Property Tax on a Second Home
Property tax can be confusing, especially when it comes to paying taxes on property which is not considered to be your main home. A Glasgow accountant can help you to to make sure you are paying the correct property tax on a second home.
What Counts as a Second Home?
Any property other than your main home is considered a second home. This means that even if you are planning to buy a second home as: a holiday rental; an investment or helping your family to buy, you will need to pay the higher rate of stamp duty on this property. Basically, if you plan on buying any other property on top of your main home, then you will be required to pay the higher rate of stamp duty.
As of April 2016, the rate of stamp duty on second homes has increased. This means that anyone buying a second home will pay a higher rate of stamp duty than someone who is buying their main home.
Stamp duty, (or stamp duty land tax) is paid by people buying property or land. When purchasing your main house, you do not have to pay any stamp duty if the property costs less than £125,000. The rate of stamp duty paid increases in tiers based on the cost of the land or property. Stamp duty on a second home works using a similar tier system, however, you must pay stamp duty on a second property, no matter how much the property costs – again, there are some exceptions to this rule, an accountant can help identify exceptions which may apply to you.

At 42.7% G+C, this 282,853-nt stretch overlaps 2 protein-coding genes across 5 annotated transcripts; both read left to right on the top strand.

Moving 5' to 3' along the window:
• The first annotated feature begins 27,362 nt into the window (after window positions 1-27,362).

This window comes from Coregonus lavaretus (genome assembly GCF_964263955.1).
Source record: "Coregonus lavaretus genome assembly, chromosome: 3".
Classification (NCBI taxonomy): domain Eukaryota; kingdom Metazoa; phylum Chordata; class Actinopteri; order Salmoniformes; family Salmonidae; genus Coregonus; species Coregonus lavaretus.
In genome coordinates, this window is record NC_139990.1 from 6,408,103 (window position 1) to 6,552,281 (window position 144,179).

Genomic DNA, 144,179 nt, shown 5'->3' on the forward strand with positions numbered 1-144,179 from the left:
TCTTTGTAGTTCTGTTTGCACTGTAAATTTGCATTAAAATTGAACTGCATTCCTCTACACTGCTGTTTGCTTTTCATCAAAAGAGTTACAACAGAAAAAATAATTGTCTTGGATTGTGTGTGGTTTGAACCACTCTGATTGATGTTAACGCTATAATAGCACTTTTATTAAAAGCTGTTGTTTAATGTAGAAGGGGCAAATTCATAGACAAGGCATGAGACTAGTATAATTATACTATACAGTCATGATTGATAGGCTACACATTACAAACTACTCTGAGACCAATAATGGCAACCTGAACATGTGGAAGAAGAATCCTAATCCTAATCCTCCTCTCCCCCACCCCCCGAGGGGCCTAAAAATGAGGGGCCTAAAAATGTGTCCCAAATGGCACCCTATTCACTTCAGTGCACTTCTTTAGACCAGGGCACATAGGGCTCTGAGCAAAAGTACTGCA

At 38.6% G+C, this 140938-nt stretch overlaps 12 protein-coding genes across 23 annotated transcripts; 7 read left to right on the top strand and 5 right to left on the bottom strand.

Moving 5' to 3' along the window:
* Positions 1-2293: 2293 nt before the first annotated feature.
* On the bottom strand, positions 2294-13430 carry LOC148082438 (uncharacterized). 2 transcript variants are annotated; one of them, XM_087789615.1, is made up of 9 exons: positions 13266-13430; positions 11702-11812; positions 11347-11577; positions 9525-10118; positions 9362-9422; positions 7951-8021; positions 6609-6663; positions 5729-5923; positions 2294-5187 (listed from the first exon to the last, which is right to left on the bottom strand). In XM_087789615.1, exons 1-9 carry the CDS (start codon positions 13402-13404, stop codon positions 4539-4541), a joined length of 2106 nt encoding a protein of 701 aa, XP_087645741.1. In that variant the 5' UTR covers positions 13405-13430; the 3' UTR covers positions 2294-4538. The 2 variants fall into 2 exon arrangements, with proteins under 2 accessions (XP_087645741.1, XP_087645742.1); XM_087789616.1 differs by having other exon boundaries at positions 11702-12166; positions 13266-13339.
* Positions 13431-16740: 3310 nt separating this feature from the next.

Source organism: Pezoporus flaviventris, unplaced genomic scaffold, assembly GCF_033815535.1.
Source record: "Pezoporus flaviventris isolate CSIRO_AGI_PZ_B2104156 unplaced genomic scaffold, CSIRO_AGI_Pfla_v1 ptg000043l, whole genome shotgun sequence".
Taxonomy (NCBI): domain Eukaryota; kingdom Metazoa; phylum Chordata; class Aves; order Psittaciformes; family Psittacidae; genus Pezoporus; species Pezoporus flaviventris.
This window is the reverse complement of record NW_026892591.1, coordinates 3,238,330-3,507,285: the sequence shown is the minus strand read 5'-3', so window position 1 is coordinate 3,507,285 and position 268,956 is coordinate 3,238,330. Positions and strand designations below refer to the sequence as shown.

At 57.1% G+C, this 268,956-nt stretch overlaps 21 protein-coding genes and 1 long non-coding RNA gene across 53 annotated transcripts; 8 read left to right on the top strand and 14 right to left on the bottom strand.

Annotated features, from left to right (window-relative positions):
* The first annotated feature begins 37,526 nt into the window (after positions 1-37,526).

Paying Tax on a Second Home
When selling any property that is not your own home, then you may be required to pay “Capital Gains Tax”. You will be required to pay this if you make a profit, or gain from selling any property that is not considered your main home. This typically applies if the property was used as: a buy-to-let, business premises, land or inherited property then you will be required to pay Capital Gains Tax.
You may become exempt from Capital Gains Tax if it is a gift from your husband, wife or civil partner or if it is charity. If the property is considered to be a business asset you may also receive tax relief. Furthermore, if the property was occupied by a dependent relative, then you may not have to pay – however there are rules surrounding this. An accountant can help determine whether you should be paying tax on a second home, it is important to get right!
How Can an Accountant Help You?
When you own more than one property, it can be challenging to keep on top of and understand the different taxes you need to pay for each property. An accountant can identify your main property and determine if you need to pay tax on a second home! A Glasgow accountant can help with business financial situations too, look at our last post about employment status!
At The Kelvin Partnership, we can help you to understand property tax – if you are interested in our services, then get in touch to find out how an accountant can help you.